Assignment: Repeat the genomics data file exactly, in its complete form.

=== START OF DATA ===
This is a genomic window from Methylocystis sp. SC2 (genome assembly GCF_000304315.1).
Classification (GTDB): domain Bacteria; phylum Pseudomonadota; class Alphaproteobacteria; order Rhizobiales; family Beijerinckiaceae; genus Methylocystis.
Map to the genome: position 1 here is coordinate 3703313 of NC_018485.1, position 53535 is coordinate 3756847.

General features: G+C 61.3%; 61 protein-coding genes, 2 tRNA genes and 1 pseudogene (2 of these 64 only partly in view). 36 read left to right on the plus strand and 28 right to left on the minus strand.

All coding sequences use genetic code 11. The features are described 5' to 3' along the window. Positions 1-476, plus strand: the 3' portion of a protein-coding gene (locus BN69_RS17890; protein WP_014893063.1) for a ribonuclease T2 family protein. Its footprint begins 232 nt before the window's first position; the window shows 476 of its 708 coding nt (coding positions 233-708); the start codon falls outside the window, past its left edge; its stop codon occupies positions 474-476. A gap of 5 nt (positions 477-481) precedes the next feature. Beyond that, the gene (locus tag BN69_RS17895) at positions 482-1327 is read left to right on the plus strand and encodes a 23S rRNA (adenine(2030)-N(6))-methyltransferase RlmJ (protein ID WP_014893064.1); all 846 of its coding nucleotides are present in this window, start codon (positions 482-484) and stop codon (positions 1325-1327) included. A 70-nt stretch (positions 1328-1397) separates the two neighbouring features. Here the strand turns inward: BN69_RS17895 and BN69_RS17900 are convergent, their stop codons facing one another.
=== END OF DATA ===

This is a genomic window from Methylocystis sp. SC2 (genome assembly GCF_000304315.1).
Classification (GTDB): domain Bacteria; phylum Pseudomonadota; class Alphaproteobacteria; order Rhizobiales; family Beijerinckiaceae; genus Methylocystis.
Map to the genome: position 1 here is coordinate 3703313 of NC_018485.1, position 53535 is coordinate 3756847.

General features: G+C 61.3%; 61 protein-coding genes, 2 tRNA genes and 1 pseudogene (2 of these 64 only partly in view). 36 read left to right on the plus strand and 28 right to left on the minus strand.

All coding sequences use genetic code 11. The features are described 5' to 3' along the window. Positions 1-476, plus strand: the 3' portion of a protein-coding gene (locus BN69_RS17890; protein WP_014893063.1) for a ribonuclease T2 family protein. Its footprint begins 232 nt before the window's first position; the window shows 476 of its 708 coding nt (coding positions 233-708); the start codon falls outside the window, past its left edge; its stop codon occupies positions 474-476. A gap of 5 nt (positions 477-481) precedes the next feature. Beyond that, the gene (locus tag BN69_RS17895) at positions 482-1327 is read left to right on the plus strand and encodes a 23S rRNA (adenine(2030)-N(6))-methyltransferase RlmJ (protein ID WP_014893064.1); all 846 of its coding nucleotides are present in this window, start codon (positions 482-484) and stop codon (positions 1325-1327) included. A 70-nt stretch (positions 1328-1397) separates the two neighbouring features. Here the strand turns inward: BN69_RS17895 and BN69_RS17900 are convergent, their stop codons facing one another.